Monolayers of cationic surfactants at the air-water and oil-water interfaces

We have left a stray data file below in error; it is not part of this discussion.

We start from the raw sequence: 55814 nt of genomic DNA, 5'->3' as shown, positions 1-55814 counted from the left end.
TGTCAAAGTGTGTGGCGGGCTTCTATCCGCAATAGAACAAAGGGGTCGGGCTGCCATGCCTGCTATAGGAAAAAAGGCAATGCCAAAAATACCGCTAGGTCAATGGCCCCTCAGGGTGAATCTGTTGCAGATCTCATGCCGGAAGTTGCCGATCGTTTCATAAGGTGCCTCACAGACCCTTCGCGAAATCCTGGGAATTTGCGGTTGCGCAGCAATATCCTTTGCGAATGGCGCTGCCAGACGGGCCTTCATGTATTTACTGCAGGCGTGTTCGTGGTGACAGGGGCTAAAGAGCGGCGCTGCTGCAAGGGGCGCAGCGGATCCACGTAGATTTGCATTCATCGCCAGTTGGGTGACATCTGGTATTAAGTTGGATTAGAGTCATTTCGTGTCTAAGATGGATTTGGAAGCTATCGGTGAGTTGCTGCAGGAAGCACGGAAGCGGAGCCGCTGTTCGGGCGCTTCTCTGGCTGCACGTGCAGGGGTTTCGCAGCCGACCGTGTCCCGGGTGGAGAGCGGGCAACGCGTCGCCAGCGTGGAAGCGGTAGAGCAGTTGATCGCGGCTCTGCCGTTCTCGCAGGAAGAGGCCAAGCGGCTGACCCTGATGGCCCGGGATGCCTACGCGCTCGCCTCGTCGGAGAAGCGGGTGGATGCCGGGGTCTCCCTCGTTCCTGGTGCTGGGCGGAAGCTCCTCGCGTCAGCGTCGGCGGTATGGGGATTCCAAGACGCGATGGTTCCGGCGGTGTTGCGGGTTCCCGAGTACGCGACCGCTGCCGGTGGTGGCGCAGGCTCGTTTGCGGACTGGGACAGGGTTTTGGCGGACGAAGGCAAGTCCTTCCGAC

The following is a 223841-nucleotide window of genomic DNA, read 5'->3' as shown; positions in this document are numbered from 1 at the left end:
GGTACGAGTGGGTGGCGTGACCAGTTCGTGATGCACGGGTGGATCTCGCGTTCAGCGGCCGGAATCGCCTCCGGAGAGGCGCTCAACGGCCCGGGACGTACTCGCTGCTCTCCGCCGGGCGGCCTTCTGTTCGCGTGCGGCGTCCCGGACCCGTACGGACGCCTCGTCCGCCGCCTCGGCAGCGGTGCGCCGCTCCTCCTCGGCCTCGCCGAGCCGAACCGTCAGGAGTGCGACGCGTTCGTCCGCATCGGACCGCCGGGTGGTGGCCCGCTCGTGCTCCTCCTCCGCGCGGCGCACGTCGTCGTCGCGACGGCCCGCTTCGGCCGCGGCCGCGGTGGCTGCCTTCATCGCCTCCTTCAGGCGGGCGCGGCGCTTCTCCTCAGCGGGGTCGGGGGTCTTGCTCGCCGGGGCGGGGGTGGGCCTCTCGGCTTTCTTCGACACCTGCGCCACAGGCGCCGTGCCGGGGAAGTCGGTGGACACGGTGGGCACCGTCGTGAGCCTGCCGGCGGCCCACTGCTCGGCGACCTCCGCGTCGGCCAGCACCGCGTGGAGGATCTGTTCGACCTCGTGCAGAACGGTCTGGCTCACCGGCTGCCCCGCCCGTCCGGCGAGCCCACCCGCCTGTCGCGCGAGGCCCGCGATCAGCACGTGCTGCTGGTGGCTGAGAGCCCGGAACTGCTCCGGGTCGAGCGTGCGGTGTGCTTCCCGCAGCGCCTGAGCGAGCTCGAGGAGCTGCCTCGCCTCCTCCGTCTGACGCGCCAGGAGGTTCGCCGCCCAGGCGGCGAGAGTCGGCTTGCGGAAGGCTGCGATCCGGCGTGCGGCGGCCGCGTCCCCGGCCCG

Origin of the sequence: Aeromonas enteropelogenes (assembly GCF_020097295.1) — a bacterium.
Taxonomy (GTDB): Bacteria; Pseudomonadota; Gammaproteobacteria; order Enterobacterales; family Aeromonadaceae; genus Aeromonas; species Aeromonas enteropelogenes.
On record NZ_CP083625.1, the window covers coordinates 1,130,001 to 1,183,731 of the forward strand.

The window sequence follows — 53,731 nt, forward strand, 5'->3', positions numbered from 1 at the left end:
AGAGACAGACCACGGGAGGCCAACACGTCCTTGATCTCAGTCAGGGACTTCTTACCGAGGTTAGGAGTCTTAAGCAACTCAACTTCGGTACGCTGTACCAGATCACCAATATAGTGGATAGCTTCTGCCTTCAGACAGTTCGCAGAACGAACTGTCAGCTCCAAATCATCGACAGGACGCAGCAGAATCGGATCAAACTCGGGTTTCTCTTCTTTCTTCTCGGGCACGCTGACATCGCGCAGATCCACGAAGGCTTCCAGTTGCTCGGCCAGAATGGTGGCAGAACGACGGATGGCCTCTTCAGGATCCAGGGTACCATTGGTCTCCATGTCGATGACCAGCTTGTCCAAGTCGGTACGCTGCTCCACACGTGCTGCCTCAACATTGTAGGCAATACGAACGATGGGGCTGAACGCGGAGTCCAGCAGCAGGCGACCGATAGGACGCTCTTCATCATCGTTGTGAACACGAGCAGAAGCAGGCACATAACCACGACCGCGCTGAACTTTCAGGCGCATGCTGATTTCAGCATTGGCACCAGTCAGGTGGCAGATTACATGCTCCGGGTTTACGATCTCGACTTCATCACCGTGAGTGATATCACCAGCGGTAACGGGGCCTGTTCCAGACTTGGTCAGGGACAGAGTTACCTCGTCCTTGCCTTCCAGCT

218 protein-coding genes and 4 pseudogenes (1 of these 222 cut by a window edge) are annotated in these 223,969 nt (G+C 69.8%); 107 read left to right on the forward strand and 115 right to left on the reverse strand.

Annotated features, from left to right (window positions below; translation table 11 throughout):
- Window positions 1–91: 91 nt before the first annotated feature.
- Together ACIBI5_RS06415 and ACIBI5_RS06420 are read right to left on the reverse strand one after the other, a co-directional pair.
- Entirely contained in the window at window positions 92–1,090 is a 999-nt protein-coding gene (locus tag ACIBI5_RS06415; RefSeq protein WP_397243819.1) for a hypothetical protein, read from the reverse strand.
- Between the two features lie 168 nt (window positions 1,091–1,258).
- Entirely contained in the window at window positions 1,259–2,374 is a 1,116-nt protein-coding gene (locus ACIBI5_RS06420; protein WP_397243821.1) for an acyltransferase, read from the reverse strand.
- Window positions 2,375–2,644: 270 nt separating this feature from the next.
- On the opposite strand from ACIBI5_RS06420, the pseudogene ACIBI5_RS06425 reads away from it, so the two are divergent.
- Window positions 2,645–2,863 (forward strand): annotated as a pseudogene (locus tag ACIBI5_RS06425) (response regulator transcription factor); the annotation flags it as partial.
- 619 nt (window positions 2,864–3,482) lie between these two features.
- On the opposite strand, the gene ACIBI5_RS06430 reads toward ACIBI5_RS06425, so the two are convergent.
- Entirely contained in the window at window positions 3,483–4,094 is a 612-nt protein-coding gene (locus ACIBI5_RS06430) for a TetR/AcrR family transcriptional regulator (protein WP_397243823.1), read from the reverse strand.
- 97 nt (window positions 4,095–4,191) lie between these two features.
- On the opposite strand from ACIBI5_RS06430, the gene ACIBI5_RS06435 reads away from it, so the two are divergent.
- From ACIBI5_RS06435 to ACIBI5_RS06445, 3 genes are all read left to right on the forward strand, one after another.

Monolayers of the cationic surfactant hexadecyltrimethylammonium halide (CTAX, where X = F¯, Cl¯, Br¯, and I¯) have been studied at the air-water and oilwater interfaces. At the air-water interface, the effects of the halide counterion and the addition of counterion were investigated. Sum-frequency spectroscopy (SFS), ellipsometry, and surface tensiometry indicated that the counterion changed the efficiency and effectiveness of the surfactant, both decreasing in the order of Br¯> Cl¯>F¯. The addition of salt in the form of 0.1 M KX was found to reduce the cmc but had little effect on the limiting area per molecule attained at the cmc, which increased from 44 Å2 for CTAB to 65 Å2 for CTAC and ca. 94 Å2 for CTAF. Neither SFS nor ellipsometry provided any firm evidence for specific effects of the halide ions on the structure of the surfactant monolayers. For CTAB monolayers in the absence of excess electrolyte, the effect of area per molecule on the sum-frequency (SF) spectra was studied. Mixed monolayers of CTAB and tetradecane at the air-water interface exhibit a first-order phase transition from a conformationally disordered to a conformationally ordered state as the temperature is lowered. The phase transition occurs ca. 11 °C above the bulk melting point of tetradecane. A new experimental arrangement is described for acquiring SF spectra from surfactants at the oil-water interface. The key features of this approach are the stabilisation of a thin oil film between a sapphire prism and an aqueous phase, and the use of total internal reflection to enhance the total signal and discriminate against signals from other interfaces in the system. With this new methodology, the first SF vibrational spectra of surfactant monolayers at an alkane-water interface were obtained. Surface tensiometry was used to characterise the monolayers further. The structure of CTAB monolayers at the hexadecane-water interface was determined by SFS and compared with monolayers of CTAB at the air-water interface. At low concentrations, CTAB/hexadecane showed the expected features in the C-H stretching region, characteristic of a conformationally disordered monolayer. As the bulk concentration approached the critical micelle concentration, the spectra changed to one characteristic of a more ordered, upright conformation. Ellipsometric measurements supported this conclusion. This qualitative structural change is not observed in analogous monolayers at the air-water interface or CCl4-water interface, or in surfactant solutions in contact with a hydrophobic solid surface.